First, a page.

Saturday, 3 May 2014

The 'content first' approach: use real content in your designs

Post-it note saying content
"What does 'content first' mean?" asked a user experience (UX) consultant recently, "I've heard it bandied around and I'm curious."

I explained: "It means creating some real content before you commission the design. It's so that web or app designers can work with real content instead of pasting in dummy text such as lorem ipsum."

Bye, bye, lorem ipsum  

The reason it's essential to use real content - text, video, audio,  images - is that it helps the designer create a usable, meaningful design.

If you ask a designer to use dummy text and images, they'll be working in the dark. You're effectively asking them to make editorial decisions, such as:

  • does this body text need a heading?
  • where should the heading be?
  • how much space should I leave for headings?
  • how much space should I leave for body text?
  • how many levels of heading does the body text need?

Whenever design meets editorial - whenever you need to answer questions like those above - you need input from a content editor.

'Content last' approach = big trouble

If you leave editorial decisions to designers (by making them use dummy content), you could end up with a design that doesn't fit your real content. If the designer doesn't leave enough space, an editor will find it hard to write meaningful headings, links or body text.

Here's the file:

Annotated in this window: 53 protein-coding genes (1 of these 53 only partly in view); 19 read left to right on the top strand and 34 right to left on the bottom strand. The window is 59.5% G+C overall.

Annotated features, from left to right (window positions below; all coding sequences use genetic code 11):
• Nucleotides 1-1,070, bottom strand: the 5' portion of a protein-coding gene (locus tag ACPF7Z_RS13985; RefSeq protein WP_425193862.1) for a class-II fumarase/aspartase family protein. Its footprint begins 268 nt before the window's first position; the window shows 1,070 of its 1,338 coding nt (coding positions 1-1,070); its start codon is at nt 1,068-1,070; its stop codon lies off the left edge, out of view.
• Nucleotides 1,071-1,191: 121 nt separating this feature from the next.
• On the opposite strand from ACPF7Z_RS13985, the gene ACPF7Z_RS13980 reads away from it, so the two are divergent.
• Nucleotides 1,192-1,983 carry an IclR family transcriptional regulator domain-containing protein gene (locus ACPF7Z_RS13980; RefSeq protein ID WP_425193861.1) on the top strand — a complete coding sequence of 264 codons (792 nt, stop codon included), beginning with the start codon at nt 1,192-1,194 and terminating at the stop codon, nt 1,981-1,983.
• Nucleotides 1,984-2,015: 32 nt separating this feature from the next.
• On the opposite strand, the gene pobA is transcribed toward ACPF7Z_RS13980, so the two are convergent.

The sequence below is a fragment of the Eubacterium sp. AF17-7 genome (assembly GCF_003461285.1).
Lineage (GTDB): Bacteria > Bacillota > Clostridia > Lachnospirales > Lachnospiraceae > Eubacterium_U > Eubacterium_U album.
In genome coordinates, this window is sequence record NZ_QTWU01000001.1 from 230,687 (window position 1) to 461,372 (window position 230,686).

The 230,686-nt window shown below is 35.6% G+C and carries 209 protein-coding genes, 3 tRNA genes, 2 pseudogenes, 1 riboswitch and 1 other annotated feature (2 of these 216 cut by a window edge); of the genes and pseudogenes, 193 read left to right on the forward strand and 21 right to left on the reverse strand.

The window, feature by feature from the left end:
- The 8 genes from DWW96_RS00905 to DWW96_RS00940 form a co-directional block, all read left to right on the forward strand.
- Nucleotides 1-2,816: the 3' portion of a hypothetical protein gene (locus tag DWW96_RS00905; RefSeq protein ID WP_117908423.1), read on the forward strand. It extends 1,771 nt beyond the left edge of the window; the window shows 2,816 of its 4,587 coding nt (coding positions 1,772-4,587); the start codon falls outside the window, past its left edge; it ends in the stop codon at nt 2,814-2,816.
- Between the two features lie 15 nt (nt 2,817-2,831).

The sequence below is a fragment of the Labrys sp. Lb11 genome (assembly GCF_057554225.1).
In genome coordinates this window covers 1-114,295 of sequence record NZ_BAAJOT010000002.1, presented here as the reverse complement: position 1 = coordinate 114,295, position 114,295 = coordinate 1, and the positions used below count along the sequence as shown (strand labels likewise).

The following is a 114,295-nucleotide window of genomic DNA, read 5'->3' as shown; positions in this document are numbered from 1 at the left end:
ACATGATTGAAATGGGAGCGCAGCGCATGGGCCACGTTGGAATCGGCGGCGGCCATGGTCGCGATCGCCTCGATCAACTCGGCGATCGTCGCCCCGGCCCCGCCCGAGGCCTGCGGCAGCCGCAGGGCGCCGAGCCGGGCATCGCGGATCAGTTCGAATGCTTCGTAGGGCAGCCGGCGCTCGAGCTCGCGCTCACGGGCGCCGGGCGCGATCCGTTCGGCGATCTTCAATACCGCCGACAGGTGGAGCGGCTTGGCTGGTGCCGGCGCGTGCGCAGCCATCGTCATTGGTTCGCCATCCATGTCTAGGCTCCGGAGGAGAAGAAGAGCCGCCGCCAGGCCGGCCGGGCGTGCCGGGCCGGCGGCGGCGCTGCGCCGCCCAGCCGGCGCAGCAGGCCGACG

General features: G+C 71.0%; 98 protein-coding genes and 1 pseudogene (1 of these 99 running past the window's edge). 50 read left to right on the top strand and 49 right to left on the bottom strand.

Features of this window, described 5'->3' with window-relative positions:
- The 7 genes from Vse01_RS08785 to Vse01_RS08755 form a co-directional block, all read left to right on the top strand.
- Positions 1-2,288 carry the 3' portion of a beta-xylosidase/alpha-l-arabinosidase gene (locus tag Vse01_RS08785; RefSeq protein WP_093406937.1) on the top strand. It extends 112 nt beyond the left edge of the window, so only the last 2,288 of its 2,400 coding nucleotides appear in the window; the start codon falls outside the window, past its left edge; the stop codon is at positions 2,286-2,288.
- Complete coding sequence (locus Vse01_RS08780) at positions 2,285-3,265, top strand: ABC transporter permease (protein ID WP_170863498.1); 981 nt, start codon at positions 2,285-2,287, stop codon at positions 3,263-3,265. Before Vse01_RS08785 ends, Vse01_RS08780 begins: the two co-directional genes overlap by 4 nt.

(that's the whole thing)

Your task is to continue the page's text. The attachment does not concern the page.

And if a designer leaves too much space, the body text will look too sparse.

And you won't know all this until you try and slot your real content into the design.

Design tweaks cost £££

So then the designer has to tweak the design or, in the worse case, redesign. And that takes time and costs money.

Involve content experts early

The solution is to involve content experts early to help you work out what editorial features you need - and which ones you don't.

Invite content experts to your initial project meeting, show them early prototypes of the design and they'll help you smooth out any wrinkles.

Designers and editors unite!

By the way, it's not just editors and writers who complain about dummy text. Scotland-based designer Bobby Anderson dislikes it too. In his blog Bobby advises designers to change focus and design 'content first'.

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